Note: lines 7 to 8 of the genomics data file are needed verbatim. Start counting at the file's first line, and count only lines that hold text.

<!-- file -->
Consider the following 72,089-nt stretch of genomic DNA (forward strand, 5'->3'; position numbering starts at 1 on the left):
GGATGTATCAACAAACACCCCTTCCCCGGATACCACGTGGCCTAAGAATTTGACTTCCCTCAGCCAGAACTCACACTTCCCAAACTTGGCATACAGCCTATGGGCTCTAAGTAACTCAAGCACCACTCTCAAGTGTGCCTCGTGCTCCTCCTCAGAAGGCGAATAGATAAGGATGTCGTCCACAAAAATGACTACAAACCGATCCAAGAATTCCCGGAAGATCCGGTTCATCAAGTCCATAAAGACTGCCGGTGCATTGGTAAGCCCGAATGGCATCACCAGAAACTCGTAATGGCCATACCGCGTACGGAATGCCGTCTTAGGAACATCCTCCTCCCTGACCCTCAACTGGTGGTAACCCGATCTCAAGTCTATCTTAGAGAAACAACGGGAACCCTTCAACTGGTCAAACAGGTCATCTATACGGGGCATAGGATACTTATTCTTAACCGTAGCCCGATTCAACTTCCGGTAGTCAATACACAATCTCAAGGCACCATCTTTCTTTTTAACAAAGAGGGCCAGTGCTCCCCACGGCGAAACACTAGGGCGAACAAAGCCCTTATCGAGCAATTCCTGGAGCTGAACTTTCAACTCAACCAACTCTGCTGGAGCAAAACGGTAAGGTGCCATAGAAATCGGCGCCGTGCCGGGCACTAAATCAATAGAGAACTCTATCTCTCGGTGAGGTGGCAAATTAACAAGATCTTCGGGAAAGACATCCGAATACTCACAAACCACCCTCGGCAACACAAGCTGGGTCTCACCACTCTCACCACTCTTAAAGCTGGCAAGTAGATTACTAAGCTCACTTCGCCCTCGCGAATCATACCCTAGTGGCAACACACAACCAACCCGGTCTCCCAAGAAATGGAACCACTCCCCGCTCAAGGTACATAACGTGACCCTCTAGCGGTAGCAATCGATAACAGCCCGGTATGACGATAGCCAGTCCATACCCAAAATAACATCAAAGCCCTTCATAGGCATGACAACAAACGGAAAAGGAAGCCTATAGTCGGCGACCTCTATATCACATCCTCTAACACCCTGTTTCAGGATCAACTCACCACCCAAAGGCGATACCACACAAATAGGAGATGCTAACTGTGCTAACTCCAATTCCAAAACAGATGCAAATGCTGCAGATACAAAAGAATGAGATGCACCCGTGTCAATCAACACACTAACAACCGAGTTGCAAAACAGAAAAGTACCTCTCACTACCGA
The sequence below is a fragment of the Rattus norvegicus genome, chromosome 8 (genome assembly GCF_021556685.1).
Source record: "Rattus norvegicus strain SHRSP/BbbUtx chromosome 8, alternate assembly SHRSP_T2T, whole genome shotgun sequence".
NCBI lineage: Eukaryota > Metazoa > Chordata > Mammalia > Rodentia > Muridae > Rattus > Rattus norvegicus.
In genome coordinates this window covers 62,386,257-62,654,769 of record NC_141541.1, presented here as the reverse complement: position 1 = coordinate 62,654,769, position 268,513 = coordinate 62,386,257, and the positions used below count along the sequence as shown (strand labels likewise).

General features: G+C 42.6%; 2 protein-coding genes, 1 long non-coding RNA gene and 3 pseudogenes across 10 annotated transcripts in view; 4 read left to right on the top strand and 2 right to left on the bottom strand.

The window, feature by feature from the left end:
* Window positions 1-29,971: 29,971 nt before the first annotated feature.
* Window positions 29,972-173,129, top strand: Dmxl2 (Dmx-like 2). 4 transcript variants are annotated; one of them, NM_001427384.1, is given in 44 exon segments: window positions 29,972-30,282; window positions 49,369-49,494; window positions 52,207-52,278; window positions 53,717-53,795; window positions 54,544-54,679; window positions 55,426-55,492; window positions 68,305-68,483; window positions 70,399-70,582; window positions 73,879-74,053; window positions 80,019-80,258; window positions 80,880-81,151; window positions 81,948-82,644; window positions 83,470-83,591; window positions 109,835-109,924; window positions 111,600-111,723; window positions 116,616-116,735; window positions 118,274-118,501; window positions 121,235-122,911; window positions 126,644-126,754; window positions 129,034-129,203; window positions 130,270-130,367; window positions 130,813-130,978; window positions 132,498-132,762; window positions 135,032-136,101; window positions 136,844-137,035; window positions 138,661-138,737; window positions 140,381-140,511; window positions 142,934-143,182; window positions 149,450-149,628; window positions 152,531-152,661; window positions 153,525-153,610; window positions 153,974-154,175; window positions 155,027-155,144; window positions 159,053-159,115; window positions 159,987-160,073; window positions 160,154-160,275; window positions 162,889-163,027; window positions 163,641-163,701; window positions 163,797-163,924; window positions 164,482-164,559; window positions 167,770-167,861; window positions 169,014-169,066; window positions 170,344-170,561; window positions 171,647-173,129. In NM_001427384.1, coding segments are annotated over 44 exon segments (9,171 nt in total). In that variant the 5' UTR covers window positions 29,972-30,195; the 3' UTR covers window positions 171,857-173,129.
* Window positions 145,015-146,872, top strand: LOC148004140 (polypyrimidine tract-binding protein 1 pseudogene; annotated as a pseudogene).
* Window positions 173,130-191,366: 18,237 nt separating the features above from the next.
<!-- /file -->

General features: G+C 42.6%; 2 protein-coding genes, 1 long non-coding RNA gene and 3 pseudogenes across 10 annotated transcripts in view; 4 read left to right on the top strand and 2 right to left on the bottom strand.

The window, feature by feature from the left end: